The present system and method provides a mechanism which enables a JAVA application to use JAVA database connectivity (JDBC) to access data which is made available by an OLE DB data provider.

The OLE DB API provides four basic objects that are used to access data. Each object implements a series of required and optional interfaces. The JDBC API defines over a dozen objects that can be used to access data. The JDBC driver for the OLE DB data access (designated as a Driver in this document) maps the dozen objects defined by the JDBC API to the objects in the OLE DB API. This includes mapping the methods on the JDBC object to the various interfaces on the OLE DB objects. Additionally, the OLE DB API requires that only three of the four basic objects actually be implemented. Thus, part of the solution concerns here, concerns how the Driver handles situations where an OLE DB data provider does not support an optional object or interface that is required to complete a JDBC call.

In the related prior art, there have been seen a number of systems which may be related somewhat partially to the present disclosure. These systems involve U.S. Patents which are briefly described hereinunder.

U.S. Pat. No. 6,016,499 entitled “System And Method For Accessing A Directory Service Repository” describes a method for using a relational API to data stored in another format, in this particular case for directory data, using an Application Program Interface (API) native to data. However, the present disclosure is considerably different in that it uses the JDBC API (while the cited patent uses ODBC) and the present system provides access to any data that uses OLE DB as an application program interface.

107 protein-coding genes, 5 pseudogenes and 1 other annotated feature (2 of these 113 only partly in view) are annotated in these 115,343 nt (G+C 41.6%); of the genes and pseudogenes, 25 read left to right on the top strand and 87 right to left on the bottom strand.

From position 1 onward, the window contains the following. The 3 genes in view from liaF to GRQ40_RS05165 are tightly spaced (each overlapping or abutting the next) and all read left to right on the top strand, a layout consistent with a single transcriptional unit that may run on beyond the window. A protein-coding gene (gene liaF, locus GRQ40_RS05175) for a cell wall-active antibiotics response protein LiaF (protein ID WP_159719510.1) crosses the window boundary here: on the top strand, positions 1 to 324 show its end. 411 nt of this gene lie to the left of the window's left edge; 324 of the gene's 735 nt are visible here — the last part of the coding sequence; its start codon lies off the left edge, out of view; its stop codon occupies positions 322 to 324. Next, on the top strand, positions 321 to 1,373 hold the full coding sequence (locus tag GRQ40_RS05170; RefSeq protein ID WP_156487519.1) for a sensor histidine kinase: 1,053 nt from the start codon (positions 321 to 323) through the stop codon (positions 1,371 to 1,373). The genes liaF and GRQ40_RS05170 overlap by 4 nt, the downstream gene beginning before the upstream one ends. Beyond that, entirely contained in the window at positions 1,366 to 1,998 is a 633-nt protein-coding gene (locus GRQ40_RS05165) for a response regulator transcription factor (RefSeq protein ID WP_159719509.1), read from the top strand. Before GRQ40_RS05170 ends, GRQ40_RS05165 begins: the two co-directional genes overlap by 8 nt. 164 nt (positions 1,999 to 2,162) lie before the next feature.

Another U.S. Pat. No. 5,893,118 is entitled “Method For Managing Globally Distributed Software Components” and describes a mechanism for locating a JAVA class using a directory service. The present invention is quite considerably different in that it is a bridge from JDBC over to the OLE DB.

Another U.S. Pat. No. 5,848,273 entitled “Method For Generating OLE Automation And IDL Interfaces From MetaData Information” describes a mechanism for generating an OLE-based API from repository MetaData. The present system and method is quite different in that no API is generated, but rather instead the system uses an existing API, namely the JDBC. Additionally, the present disclosure actually does make use of the OLE DB API.

Another possible relevant patent is U.S. Pat. No. 5,689,664 entitled “Interface Sharing Between Objects” which concerns a mechanism for reducing memory usage when an object is shared by two different processes, typically using a drag-and-drop operation. However, quite contrarily, the present system concerns database access, rather than reducing memory usage.